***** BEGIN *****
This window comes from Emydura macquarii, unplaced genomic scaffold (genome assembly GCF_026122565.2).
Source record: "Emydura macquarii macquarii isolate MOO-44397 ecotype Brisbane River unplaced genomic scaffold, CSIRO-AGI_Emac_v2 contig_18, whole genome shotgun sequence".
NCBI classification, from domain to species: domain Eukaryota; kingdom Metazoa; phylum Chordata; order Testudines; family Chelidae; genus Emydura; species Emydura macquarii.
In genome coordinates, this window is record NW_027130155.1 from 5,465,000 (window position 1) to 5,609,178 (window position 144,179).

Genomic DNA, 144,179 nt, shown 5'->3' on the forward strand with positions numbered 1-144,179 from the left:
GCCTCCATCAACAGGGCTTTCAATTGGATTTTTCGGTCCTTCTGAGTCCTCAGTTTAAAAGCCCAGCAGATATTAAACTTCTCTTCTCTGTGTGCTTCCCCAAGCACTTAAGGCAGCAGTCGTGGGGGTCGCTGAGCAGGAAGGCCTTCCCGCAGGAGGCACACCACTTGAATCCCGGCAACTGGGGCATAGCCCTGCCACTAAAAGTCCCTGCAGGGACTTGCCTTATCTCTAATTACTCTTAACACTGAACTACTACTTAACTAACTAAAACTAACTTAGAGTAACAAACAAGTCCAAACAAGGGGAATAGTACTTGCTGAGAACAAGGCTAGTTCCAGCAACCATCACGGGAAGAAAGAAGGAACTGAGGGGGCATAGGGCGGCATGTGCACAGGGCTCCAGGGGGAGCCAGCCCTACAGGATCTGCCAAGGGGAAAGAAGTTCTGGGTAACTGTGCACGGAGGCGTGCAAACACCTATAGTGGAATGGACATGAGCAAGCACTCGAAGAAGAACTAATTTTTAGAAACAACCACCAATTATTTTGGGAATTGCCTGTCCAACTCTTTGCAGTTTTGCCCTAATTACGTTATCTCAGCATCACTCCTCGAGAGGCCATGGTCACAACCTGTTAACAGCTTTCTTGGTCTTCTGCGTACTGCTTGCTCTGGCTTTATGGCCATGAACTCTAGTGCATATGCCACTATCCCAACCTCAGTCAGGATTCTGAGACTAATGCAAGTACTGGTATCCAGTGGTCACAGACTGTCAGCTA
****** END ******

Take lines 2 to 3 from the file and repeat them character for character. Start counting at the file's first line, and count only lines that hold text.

Source record: "Emydura macquarii macquarii isolate MOO-44397 ecotype Brisbane River unplaced genomic scaffold, CSIRO-AGI_Emac_v2 contig_18, whole genome shotgun sequence".
NCBI classification, from domain to species: domain Eukaryota; kingdom Metazoa; phylum Chordata; order Testudines; family Chelidae; genus Emydura; species Emydura macquarii.